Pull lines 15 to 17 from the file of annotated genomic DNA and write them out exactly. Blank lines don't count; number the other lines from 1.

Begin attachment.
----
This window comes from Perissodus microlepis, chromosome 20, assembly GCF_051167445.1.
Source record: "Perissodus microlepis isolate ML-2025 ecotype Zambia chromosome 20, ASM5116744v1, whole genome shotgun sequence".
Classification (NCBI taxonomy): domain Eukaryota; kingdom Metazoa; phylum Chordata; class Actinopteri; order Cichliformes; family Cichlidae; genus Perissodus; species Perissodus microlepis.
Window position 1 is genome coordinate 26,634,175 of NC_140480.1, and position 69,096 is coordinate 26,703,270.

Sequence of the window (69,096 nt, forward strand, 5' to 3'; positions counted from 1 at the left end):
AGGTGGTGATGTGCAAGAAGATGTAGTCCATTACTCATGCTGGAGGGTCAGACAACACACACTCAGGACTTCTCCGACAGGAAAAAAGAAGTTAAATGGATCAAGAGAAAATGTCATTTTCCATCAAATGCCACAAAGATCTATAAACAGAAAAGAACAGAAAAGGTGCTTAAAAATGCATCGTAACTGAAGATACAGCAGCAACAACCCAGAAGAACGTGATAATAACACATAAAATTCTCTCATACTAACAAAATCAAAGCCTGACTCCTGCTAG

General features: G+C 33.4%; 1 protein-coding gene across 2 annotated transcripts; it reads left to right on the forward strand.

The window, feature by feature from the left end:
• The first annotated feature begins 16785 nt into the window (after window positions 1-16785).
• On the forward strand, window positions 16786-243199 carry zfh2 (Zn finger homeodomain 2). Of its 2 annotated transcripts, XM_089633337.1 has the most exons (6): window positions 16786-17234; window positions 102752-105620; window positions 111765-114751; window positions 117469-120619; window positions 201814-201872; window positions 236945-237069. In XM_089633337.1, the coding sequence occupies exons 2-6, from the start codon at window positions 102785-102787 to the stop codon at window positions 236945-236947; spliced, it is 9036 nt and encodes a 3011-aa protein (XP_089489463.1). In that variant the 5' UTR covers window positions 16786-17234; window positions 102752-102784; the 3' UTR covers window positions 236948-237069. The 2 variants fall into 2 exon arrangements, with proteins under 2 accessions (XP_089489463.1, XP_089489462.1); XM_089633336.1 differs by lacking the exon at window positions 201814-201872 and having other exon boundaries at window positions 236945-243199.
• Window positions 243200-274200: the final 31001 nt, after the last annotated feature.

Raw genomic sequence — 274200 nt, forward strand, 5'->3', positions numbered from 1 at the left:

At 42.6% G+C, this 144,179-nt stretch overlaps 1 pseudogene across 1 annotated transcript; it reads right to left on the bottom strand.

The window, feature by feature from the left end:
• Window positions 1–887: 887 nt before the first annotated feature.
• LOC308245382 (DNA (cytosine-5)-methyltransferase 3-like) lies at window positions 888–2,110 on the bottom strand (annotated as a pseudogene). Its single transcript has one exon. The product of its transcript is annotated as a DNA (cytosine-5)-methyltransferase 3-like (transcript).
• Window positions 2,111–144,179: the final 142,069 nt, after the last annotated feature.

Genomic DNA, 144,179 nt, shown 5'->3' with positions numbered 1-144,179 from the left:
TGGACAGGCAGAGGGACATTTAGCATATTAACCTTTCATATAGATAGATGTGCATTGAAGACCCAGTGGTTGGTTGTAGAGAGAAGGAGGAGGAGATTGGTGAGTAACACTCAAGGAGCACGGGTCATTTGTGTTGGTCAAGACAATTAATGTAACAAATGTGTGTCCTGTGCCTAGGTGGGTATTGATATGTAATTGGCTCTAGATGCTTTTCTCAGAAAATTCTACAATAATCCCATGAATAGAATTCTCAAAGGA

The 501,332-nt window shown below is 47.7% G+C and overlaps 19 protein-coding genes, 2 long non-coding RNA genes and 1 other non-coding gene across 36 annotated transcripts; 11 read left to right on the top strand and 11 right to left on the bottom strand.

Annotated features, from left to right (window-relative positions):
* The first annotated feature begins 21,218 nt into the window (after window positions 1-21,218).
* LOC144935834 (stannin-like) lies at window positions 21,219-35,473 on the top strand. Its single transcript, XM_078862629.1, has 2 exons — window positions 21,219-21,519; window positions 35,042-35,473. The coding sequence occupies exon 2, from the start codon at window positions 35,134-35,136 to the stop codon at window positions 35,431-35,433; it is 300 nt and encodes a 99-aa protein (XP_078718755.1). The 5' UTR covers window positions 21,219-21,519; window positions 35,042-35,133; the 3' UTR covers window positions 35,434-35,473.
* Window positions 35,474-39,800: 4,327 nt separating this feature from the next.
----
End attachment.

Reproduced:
• Window positions 1–887: 887 nt before the first annotated feature.
• LOC308245382 (DNA (cytosine-5)-methyltransferase 3-like) lies at window positions 888–2,110 on the bottom strand (annotated as a pseudogene). Its single transcript has one exon. The product of its transcript is annotated as a DNA (cytosine-5)-methyltransferase 3-like (transcript).
• Window positions 2,111–144,179: the final 142,069 nt, after the last annotated feature.